An injured Jay Cutler sits and watches the Bears lose to the Packers in the NFC Championship Game.
The vicious reaction to Jay Cutler’s performance against the Packers in the NFC Championship Game on Sunday was no worse than any other similar event in the last 30 years of professional football. Rex Grossman and Cade McNown got it just as bad or worse.
The only difference, of course, is that social media has turned our entire world into one big tavern on game day. Everybody knows what everybody’s thinking. It’s like open-mike night for every ingnoramus in America. Even Brian Urlacher questioned Jay Cutler’s manhood while watching a Bears game when the linebacker was rehabilitating an injury last year.
Once upon a time, 99 percent of the conversation about Jay Cutler on Sunday and Monday would have stayed inside Joe’s Tavern, or your living room. The letters-to-the-editor (do those even exist anymore?) would have gotten thrown in the garbage. The voice-mails deleted. Now there’s nothing any of us can do to prevent it from becoming a part of America’s 24-hour national conversation with itself.
It might have been a shock to our system this time. But we better get used to it, because Twitter and Facebook will be harder to get rid of than Lovie Smith and Jerry Angelo, which itself is like trying to knock down all the milk bottles at a carnival arcade.
It’s not a matter of managing it. It’s a matter of putting it in its proper perspective and refusing to overreact to the overreaction. That’s not the Bears’ job. That’s ours.
Speaking of the overreaction to the overreaction, haven’t we learned by now that the Bears are immune to public relations disasters? That it doesn’t matter how they mishandle any threat to their image? Did you know that since botching the hiring of Dave McGinnis in 1999 the Bears have played in just as many NFC Championship Games and just as many Super Bowls as the Packers? In fact, the Packers — one of the most respected and most well-run organizations in all of professional sports — just caught up to the ever-dysfunctional Bears in both categories two days ago.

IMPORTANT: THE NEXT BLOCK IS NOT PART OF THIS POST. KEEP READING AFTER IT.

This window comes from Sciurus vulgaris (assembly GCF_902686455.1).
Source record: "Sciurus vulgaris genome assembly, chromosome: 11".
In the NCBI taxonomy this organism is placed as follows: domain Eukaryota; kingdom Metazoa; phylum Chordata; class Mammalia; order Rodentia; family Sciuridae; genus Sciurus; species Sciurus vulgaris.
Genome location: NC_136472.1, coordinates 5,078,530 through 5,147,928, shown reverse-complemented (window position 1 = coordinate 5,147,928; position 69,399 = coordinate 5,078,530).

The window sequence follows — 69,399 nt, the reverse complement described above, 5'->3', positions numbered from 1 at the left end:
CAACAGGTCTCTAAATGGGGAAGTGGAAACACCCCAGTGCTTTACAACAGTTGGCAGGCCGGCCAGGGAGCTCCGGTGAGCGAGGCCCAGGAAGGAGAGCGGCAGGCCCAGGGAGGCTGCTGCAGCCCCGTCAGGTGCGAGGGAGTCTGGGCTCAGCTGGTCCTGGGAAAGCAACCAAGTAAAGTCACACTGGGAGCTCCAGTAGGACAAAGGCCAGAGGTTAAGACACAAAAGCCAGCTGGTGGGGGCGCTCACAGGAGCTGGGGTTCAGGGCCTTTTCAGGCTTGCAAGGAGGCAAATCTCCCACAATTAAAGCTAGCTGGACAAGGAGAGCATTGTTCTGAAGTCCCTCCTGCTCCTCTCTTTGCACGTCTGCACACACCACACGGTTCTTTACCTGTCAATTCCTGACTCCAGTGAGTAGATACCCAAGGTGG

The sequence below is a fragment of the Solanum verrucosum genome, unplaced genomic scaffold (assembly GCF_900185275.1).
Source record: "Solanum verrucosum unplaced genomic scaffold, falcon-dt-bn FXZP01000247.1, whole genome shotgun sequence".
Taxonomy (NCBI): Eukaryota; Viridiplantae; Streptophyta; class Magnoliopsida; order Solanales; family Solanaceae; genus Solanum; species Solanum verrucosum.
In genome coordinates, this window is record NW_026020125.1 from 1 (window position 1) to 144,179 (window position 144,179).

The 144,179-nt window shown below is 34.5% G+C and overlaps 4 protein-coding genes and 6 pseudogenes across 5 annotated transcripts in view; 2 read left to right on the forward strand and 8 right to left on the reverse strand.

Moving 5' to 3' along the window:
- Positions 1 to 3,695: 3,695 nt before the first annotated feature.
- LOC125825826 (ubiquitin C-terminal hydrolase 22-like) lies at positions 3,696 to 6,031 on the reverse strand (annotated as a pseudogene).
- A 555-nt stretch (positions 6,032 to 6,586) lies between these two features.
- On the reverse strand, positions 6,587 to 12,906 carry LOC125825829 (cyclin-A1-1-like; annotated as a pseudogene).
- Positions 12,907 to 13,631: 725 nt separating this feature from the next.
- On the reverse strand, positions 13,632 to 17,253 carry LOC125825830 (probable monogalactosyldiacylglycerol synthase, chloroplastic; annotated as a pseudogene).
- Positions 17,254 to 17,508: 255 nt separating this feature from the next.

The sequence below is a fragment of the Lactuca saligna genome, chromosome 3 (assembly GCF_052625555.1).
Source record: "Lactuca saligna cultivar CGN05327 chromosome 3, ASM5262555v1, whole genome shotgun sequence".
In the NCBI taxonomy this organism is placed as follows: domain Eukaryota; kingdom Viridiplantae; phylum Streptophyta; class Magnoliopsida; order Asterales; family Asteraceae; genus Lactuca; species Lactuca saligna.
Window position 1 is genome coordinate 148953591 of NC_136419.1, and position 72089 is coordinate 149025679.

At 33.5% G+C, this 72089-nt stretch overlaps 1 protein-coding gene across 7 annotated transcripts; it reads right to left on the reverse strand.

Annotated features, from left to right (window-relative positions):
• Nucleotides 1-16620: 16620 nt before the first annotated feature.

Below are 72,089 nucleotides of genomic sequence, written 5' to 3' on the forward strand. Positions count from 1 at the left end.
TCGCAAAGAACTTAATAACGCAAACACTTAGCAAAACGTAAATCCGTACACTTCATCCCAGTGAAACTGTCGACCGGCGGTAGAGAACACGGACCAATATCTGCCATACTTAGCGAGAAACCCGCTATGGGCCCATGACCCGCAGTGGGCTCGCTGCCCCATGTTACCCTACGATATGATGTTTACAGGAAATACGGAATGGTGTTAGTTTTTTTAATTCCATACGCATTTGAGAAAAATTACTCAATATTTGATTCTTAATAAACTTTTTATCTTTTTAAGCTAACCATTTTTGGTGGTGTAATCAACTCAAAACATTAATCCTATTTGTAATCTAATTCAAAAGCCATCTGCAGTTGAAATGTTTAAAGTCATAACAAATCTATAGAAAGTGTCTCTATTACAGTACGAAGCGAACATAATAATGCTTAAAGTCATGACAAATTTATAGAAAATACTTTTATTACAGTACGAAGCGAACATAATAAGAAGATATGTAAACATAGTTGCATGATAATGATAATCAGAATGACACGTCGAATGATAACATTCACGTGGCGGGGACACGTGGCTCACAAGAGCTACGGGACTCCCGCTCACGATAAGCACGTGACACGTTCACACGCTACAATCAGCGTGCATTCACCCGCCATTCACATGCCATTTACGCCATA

The Bears just played for the NFC Championship when most Bears fans thought they’d be lucky to finish 8-8 and maybe 25 percent of them were rooting for the team to lose so Lovie Smith would get fired — and Jay Cutler is going to be bad next year because people think he’s a [deleted]? The Bears are going to be bad because people don’t trust them, don’t respect them or don’t like them?
Didn’t this season just debunk that notion? But that was part of the response to the Cutler saga, that the Bears desperately needed to manage this situation and ‘‘win’’ the public image battle in Smith and Angelo’s press conferences Monday.
This episode isn’t going to do anything to Jay Cutler. He’s going to be good or bad next year on his own — or with the help of his offensive teammates. That he’s immune to public perception is the root of the whole thing, isn’t it? That the reaction was so intense because Jay has a bad public image?
Let’s not forget the order of events Sunday: Cutler was bad first, then he was castigated by the masses.
If anything, it will mobilize Cutler’s teammates to rally around him like never before and prove the damn critics wrong, which is one of the few things the Bears do better than any team in the NFL. The only difference is that their targets include a segment of the NFL establishment like current and former players and not just the hated media and disbelievers. That can only help their cause.
As a matter of fact, the Cutler saga might have been the best thing to happen to the Bears. It deflected attention away from some pretty serious flaws that were exposed in the NFC Championship game and put the day-after focus on an issue that won’t make one bit of difference in their 2011 season.
The flaws? How about so clearly getting outcoached against their division rival in the biggest game of the season? The Bears were outplayed on all three phases Sunday — including special teams. And while they were in it until the end, they didn’t start initiating anything on offense or defense until they were down 14-0 — the Packers’ penchant for taking their foot off the gas played a role in the Bears’ comeback. Their best drive came after B.J. Raji’s interception return for a touchdown gave the Packers a 21-7 lead.
And you can’t ignore the fact that Cutler was unable to lift his team even a little bit when the going was tough at the outset. Is that not part of his job description, to raise his level of play in that situation?
And how about the most overlooked, and disturbing, statistic of the game — the Packers rushed for 119 yards on their first 26 carries (4.6 yards per carry), with six rushes for 10 or more yards. How did that happen in the biggest game of the year?
‘‘Great coaching,’’ Bears linebacker Pisa Tinoisamoa said. ‘‘When you’re familiar with an opponent, you know how to attack them after awhile. They knew what we were going to do. We come downhill and play hard defensively. So when we were doing that they were throwing the ball over our heads.
‘‘So then we’re like, ‘We can’t come downhill as fast, because. then they’re going to throw it over our heads. But then they were running it. That’s why I give credit to Aaron Rodgers and the coaching, because they knew us. They did a good job of attacking us and keeping us off-balance.’’
No further questions.